Failing to Fail
This was our time. My college basketball team had been in the middle of a rough losing streak, but now we found ourselves in a close game with a rival team on their court. This was our time.
After a series of tough foul calls, we were still within reach--down by three with one minute to go. During the timeout, all my coach asked of me was to get open on the wing and skip it to my teammate coming off of a fade screen. No way could I mess this up for my team.
The player guarding me was physical and quick, so I chose to make a sharp step into her body and get open. The problem was that the contact caused me to trip, and I fell very ungracefully on my hands and feet at the same time that my teammate had thrown the pass. The ball went out of bounds, and our dreams of ending the losing streak was shattered.
As an athlete, failing is tough. But failing doesn't just happen on the court. It happens in relationships, in school, in the workplace, and other situations, and it's always hard to handle. Failure in our lives can either leave us stuck in our regret and shame, or it can show us the truth about ourselves.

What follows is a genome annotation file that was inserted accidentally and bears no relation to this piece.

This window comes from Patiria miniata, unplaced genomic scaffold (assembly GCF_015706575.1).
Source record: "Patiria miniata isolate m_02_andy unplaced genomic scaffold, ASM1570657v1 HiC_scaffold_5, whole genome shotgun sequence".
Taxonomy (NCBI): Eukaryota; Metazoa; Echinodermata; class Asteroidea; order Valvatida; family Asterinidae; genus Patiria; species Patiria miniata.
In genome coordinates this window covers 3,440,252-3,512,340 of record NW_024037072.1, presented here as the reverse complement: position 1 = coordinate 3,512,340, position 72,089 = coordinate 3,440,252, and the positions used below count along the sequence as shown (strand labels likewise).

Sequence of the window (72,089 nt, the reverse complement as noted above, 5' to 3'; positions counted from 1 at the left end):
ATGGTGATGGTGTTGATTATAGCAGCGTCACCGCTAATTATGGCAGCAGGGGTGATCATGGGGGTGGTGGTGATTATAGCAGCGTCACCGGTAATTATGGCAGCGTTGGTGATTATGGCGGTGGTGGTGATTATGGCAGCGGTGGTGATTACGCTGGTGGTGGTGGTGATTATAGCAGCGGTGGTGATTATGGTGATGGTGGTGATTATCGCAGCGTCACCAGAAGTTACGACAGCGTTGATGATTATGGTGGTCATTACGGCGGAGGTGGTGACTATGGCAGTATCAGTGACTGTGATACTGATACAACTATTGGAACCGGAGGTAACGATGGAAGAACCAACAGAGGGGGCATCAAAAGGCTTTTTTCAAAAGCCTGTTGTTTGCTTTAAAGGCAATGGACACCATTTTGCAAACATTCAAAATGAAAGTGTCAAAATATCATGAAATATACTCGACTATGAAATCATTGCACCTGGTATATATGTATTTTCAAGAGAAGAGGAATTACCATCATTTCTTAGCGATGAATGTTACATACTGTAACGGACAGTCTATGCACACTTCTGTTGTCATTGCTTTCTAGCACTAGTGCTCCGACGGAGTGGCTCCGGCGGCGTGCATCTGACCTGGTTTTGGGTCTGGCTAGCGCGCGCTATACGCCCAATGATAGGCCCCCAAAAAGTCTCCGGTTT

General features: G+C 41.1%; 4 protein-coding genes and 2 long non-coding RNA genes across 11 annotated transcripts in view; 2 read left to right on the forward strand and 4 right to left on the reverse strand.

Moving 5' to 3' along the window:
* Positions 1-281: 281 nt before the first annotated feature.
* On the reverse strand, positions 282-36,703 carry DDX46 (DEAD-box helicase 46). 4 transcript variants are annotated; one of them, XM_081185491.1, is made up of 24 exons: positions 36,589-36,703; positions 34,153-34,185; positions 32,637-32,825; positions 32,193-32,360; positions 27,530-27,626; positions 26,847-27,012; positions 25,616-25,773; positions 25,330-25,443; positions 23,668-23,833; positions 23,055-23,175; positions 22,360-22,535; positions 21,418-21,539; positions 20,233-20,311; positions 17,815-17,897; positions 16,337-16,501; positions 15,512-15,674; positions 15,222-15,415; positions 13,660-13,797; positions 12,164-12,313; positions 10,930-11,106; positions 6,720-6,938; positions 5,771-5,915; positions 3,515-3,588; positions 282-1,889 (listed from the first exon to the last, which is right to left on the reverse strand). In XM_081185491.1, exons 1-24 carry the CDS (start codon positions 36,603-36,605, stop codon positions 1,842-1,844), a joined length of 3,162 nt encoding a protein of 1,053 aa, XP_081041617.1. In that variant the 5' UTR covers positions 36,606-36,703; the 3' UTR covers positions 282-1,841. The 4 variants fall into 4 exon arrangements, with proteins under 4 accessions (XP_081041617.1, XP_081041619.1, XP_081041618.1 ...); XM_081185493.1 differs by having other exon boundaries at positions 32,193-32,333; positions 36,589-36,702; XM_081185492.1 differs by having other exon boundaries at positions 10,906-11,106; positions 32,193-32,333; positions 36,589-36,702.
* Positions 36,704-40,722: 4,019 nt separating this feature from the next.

The truth is that we are weak. Without help, we are incapable of being who God has created us to be. We cannot be perfect, and we cannot please everyone. And, if we're not careful, we can get stuck in the despair of our past and not allow God to work in and through us in the midst of our weaknesses.
But, thankfully, Jesus Christ came to heal those who knew they were sick and in need of a doctor (Matthew 9:12-13). He never asked for perfect people, just those with empty hands and a willing heart. God desires for all of us to come to the point where we respond in our failures by clinging more closely to Him and realizing we are nothing without Him--that we have all that we need in Him. If we approach life as a way to let go of ourselves and cling to God instead of letting our weaknesses control us, we will experience freedom like we never imagined and make a true impact for Him in the lives of others!
- Are you still experiencing shame or regret regarding past failures?
- When you sin, do you usually experience condemnation (i.e. shame, putting yourself down) or conviction (i.e. God showing you your sin and giving you a healthy desire for repentance)?
- What has God shown you through your past mistakes and failures? How should you respond to your next one?
2 Corinthians 12:9-10
2 Peter 1:3